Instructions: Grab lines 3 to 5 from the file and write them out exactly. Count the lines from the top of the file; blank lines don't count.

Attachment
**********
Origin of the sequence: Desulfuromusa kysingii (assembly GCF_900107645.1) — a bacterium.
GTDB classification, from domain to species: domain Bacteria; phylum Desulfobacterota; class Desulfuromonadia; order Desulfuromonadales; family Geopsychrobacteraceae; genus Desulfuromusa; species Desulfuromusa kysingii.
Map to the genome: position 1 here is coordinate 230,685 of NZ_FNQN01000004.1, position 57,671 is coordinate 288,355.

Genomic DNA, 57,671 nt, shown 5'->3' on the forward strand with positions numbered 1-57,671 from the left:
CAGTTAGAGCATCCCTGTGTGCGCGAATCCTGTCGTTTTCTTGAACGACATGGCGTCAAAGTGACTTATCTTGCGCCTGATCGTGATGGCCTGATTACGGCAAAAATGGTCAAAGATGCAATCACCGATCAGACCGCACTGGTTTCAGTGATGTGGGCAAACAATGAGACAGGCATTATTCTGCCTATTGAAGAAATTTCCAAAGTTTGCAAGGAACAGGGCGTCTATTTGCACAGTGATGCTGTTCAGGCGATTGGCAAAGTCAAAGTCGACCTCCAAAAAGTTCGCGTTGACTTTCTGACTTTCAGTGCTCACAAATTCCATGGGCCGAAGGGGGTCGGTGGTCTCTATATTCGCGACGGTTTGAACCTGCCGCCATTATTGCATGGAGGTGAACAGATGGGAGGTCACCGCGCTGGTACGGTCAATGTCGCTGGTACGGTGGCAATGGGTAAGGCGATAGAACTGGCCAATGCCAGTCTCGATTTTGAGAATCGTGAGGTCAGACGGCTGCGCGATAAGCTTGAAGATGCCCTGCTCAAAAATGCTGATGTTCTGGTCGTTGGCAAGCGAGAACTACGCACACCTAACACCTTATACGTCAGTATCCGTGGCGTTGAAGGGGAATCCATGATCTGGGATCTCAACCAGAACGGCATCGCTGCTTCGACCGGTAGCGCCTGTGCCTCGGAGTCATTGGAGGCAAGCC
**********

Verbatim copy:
Map to the genome: position 1 here is coordinate 230,685 of NZ_FNQN01000004.1, position 57,671 is coordinate 288,355.

Genomic DNA, 57,671 nt, shown 5'->3' on the forward strand with positions numbered 1-57,671 from the left:
CAGTTAGAGCATCCCTGTGTGCGCGAATCCTGTCGTTTTCTTGAACGACATGGCGTCAAAGTGACTTATCTTGCGCCTGATCGTGATGGCCTGATTACGGCAAAAATGGTCAAAGATGCAATCACCGATCAGACCGCACTGGTTTCAGTGATGTGGGCAAACAATGAGACAGGCATTATTCTGCCTATTGAAGAAATTTCCAAAGTTTGCAAGGAACAGGGCGTCTATTTGCACAGTGATGCTGTTCAGGCGATTGGCAAAGTCAAAGTCGACCTCCAAAAAGTTCGCGTTGACTTTCTGACTTTCAGTGCTCACAAATTCCATGGGCCGAAGGGGGTCGGTGGTCTCTATATTCGCGACGGTTTGAACCTGCCGCCATTATTGCATGGAGGTGAACAGATGGGAGGTCACCGCGCTGGTACGGTCAATGTCGCTGGTACGGTGGCAATGGGTAAGGCGATAGAACTGGCCAATGCCAGTCTCGATTTTGAGAATCGTGAGGTCAGACGGCTGCGCGATAAGCTTGAAGATGCCCTGCTCAAAAATGCTGATGTTCTGGTCGTTGGCAAGCGAGAACTACGCACACCTAACACCTTATACGTCAGTATCCGTGGCGTTGAAGGGGAATCCATGATCTGGGATCTCAACCAGAACGGCATCGCTGCTTCGACCGGTAGCGCCTGTGCCTCGGAGTCATTGGAGGCAAGCC